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<p>Brooklyn Bridge - Brooklyn, NY</p>

Brooklyn Bridge - Brooklyn, NY

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<p>Brooklyn Bridge - Brooklyn, NY</p>

Brooklyn Bridge - Brooklyn, NY

Engineer's Aesthetic Architect(s): John & Washington Roebling Date: 1880 Aesthetic contrast Masonry work Pointed forms

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Bibliotheque Sainte-Geneveive, Paris, France

Engineer's Aesthetic Architect(s): Henri Labrouste Date: 1855 - 1896 Windows with various sizes Expressive cast-iron structure Mottos on the walls 2 Hidden buttresses Hidden staircase and circulations natural light contemporary use

<p>Engineer&apos;s Aesthetic Architect(s): Henri Labrouste Date: 1855 - 1896 Windows with various sizes Expressive cast-iron structure Mottos on the walls 2 Hidden buttresses Hidden staircase and circulations natural light contemporary use</p>
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3

Great Stove (Lily House), Chatsworth

Engineer's Aesthetic Architect(s): Joseph Paxton Date: 1836 - 1840 Ridge-and-furrow Tropical plants

<p>Engineer&apos;s Aesthetic Architect(s): Joseph Paxton Date: 1836 - 1840 Ridge-and-furrow Tropical plants</p>
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Crystal Palace, Hyde Park, London

Engineer's Aesthetic Architect(s): Joseph Paxton, Charles Fox Date: 1851 Prince Albert’s role played in promoting the first Exhibition of the Industry of All Nations Transept and preservation of existing elm trees Owen Jones, superintendent of color and exhibition layout Glazing wagons Details of structure, pay attention to the “connecting piece,” and other building machinery Testing to make sure the structure is safe and sound Crystal Palace as sign of the realization of the unity of mankind Division of labor The building marks “the break between two radically different eras in the history of building”: dissolution of architectonic contours; size is no longer important, proportions is no longer important. The size of the building was determined by the number of unit components and building could be larger or smaller. New spatial perception: endless space, endless perspective, diffuse and blue; the total absence of shadows Crystal Palace as rebuilt in Sydenham, 1854, and destroyed by fire, 1936 Walter Benjamin, “Paris, the Capital of the Nineteenth Century” 6 millions people visited the exhibition during the 5.5 months opening period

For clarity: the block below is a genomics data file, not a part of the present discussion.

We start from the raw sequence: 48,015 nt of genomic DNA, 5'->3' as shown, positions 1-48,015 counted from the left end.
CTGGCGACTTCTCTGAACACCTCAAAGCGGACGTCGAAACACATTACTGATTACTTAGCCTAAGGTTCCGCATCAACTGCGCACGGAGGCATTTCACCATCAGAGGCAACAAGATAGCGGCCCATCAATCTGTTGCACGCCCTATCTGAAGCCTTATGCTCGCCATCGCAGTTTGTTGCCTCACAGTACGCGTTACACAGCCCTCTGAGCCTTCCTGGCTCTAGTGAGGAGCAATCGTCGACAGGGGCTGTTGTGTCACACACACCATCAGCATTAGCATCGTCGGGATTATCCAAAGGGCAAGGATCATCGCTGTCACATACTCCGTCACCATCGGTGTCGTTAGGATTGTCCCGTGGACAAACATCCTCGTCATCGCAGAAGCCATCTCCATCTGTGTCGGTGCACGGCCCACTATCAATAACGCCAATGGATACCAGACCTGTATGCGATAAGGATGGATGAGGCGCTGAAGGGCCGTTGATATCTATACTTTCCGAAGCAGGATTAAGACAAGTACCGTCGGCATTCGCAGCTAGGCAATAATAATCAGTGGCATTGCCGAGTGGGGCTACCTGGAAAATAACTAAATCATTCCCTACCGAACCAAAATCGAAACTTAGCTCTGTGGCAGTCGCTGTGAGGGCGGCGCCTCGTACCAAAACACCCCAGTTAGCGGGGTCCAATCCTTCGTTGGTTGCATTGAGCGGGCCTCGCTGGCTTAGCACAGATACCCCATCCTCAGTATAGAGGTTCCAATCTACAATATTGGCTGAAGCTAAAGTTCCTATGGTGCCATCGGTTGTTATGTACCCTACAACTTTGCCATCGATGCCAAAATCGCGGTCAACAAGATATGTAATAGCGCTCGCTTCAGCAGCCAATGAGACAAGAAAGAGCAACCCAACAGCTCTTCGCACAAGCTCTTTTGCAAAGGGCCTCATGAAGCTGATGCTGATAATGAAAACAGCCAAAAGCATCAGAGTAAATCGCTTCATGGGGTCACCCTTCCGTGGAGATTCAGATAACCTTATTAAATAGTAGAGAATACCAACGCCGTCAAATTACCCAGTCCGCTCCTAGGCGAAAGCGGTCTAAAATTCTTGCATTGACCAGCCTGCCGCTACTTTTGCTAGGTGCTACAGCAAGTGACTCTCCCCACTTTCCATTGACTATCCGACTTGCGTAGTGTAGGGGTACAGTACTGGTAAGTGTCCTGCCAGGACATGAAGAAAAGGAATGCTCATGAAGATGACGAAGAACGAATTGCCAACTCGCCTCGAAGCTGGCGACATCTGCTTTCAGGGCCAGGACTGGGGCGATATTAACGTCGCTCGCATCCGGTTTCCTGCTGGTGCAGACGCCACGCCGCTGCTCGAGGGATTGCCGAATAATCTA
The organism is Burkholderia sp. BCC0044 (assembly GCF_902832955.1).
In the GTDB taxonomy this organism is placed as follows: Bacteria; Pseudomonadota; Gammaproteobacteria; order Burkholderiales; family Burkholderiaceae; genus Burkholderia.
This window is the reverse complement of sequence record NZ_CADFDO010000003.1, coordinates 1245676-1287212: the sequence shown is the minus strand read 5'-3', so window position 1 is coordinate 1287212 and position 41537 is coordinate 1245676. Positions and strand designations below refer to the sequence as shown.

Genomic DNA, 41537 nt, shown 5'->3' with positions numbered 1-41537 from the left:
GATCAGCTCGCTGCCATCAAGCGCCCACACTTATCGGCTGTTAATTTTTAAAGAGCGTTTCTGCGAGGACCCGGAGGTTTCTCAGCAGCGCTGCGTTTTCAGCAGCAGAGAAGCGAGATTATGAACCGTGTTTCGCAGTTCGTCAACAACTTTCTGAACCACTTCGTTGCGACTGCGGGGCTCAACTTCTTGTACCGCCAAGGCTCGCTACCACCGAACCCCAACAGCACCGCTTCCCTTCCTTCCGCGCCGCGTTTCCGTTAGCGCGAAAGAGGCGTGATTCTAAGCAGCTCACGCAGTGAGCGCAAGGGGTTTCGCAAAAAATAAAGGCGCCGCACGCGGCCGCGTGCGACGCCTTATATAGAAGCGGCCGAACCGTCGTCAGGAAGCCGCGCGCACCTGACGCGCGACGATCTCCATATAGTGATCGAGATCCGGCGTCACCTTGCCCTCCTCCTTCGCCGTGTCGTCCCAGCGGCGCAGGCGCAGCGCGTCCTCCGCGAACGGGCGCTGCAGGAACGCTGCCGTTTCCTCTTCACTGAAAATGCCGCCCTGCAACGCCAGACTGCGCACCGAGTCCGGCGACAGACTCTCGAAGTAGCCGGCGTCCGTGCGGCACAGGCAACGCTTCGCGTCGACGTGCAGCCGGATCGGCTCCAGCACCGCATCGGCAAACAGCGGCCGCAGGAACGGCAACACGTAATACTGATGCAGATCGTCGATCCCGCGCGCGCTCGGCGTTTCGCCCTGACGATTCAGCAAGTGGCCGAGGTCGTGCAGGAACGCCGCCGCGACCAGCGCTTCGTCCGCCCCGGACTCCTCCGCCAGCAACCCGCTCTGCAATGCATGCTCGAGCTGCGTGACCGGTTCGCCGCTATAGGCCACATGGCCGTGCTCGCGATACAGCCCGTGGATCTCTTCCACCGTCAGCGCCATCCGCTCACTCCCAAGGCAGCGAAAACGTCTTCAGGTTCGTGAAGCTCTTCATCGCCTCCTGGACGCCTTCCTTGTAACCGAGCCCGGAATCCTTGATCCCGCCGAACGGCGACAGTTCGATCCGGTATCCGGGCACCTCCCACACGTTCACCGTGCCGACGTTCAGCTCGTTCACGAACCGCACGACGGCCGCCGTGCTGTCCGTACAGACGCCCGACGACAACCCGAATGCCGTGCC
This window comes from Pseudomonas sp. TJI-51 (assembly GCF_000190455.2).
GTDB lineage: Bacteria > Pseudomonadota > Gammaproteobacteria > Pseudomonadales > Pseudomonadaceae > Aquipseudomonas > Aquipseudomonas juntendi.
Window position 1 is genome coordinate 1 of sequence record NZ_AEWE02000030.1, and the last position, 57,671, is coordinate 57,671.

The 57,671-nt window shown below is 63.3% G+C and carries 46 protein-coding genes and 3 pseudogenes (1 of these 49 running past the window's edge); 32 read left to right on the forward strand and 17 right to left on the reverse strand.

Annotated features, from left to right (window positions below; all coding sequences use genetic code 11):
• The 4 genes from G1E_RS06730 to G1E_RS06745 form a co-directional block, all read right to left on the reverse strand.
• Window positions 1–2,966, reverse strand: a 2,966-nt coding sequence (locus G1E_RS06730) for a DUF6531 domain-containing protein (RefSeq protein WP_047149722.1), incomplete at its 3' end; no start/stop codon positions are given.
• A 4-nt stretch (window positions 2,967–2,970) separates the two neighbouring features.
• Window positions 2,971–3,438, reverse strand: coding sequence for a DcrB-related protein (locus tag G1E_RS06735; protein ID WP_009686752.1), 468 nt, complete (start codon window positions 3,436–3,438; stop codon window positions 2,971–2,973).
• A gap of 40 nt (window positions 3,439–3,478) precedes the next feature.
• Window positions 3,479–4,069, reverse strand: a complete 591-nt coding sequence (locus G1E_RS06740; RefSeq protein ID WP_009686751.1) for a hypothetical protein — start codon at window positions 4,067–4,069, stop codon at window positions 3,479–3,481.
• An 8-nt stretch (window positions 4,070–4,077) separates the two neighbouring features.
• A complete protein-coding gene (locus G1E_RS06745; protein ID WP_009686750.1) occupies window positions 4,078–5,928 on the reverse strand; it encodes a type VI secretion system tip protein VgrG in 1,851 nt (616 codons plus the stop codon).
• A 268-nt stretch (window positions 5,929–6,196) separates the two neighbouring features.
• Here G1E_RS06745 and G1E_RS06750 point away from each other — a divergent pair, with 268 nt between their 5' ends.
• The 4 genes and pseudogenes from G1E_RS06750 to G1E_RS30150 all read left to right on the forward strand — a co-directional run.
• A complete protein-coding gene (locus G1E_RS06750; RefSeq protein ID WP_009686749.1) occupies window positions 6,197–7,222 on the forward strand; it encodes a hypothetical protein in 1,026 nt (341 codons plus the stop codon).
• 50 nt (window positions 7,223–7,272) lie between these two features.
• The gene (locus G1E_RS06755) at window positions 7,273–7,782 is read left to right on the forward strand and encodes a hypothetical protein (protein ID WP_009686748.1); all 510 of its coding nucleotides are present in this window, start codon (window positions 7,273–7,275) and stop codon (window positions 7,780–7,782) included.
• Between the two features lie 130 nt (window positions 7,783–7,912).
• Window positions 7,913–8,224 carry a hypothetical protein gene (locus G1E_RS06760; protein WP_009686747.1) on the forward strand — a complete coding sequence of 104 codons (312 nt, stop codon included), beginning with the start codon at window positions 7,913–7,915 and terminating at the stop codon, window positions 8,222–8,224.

<p>Engineer&apos;s Aesthetic Architect(s): Joseph Paxton, Charles Fox Date: 1851 Prince Albert’s role played in promoting the first Exhibition of the Industry of All Nations Transept and preservation of existing elm trees Owen Jones, superintendent of color and exhibition layout Glazing wagons Details of structure, pay attention to the “connecting piece,” and other building machinery Testing to make sure the structure is safe and sound Crystal Palace as sign of the realization of the unity of mankind Division of labor The building marks “the break between two radically different eras in the history of building”: dissolution of architectonic contours; size is no longer important, proportions is no longer important. The size of the building was determined by the number of unit components and building could be larger or smaller. New spatial perception: endless space, endless perspective, diffuse and blue; the total absence of shadows Crystal Palace as rebuilt in Sydenham, 1854, and destroyed by fire, 1936 Walter Benjamin, “Paris, the Capital of the Nineteenth Century” 6 millions people visited the exhibition during the 5.5 months opening period</p>
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Eiffel Tower, Paris, France

Engineer's Aesthetic Architect(s): Gustave Eiffel Date: 1889 Suspended stairs within the Eiffel Tower connecting the ground floor to the first floor platform Otis elevator cabins

<p>Engineer&apos;s Aesthetic Architect(s): Gustave Eiffel Date: 1889 Suspended stairs within the Eiffel Tower connecting the ground floor to the first floor platform Otis elevator cabins</p>
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Mill Town of New Lanark, Scotland

Visions for Reform and Arts and Crafts Movement Architect(s): Robert Owen Date: 1816 The site is very important, the landscape, school, cooperative shops are important. The child and education. He belives that human characters are very much shaped by environments. By controlling environment individuals characters can be developed and therefore this would lead to a better social order